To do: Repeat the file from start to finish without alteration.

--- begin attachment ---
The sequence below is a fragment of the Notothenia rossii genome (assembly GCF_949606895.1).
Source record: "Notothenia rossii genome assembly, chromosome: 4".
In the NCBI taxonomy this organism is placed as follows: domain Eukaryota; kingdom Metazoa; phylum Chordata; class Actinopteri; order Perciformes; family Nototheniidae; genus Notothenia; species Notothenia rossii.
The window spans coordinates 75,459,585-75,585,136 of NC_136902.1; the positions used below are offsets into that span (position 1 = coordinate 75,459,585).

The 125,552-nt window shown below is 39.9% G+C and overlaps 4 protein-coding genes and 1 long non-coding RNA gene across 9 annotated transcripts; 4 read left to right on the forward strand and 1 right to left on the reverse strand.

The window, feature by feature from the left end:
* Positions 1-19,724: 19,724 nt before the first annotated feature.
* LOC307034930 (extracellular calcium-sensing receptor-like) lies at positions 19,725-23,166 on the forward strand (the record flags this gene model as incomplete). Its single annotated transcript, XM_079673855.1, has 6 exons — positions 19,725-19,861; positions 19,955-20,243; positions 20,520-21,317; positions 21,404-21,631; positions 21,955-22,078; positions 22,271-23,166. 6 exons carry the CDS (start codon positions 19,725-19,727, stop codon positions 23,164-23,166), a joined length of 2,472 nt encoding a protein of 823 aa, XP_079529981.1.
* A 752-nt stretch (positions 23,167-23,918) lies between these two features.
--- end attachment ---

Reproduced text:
The sequence below is a fragment of the Notothenia rossii genome (assembly GCF_949606895.1).
Source record: "Notothenia rossii genome assembly, chromosome: 4".
In the NCBI taxonomy this organism is placed as follows: domain Eukaryota; kingdom Metazoa; phylum Chordata; class Actinopteri; order Perciformes; family Nototheniidae; genus Notothenia; species Notothenia rossii.
The window spans coordinates 75,459,585-75,585,136 of NC_136902.1; the positions used below are offsets into that span (position 1 = coordinate 75,459,585).

The 125,552-nt window shown below is 39.9% G+C and overlaps 4 protein-coding genes and 1 long non-coding RNA gene across 9 annotated transcripts; 4 read left to right on the forward strand and 1 right to left on the reverse strand.

The window, feature by feature from the left end:
* Positions 1-19,724: 19,724 nt before the first annotated feature.
* LOC307034930 (extracellular calcium-sensing receptor-like) lies at positions 19,725-23,166 on the forward strand (the record flags this gene model as incomplete). Its single annotated transcript, XM_079673855.1, has 6 exons — positions 19,725-19,861; positions 19,955-20,243; positions 20,520-21,317; positions 21,404-21,631; positions 21,955-22,078; positions 22,271-23,166. 6 exons carry the CDS (start codon positions 19,725-19,727, stop codon positions 23,164-23,166), a joined length of 2,472 nt encoding a protein of 823 aa, XP_079529981.1.
* A 752-nt stretch (positions 23,167-23,918) lies between these two features.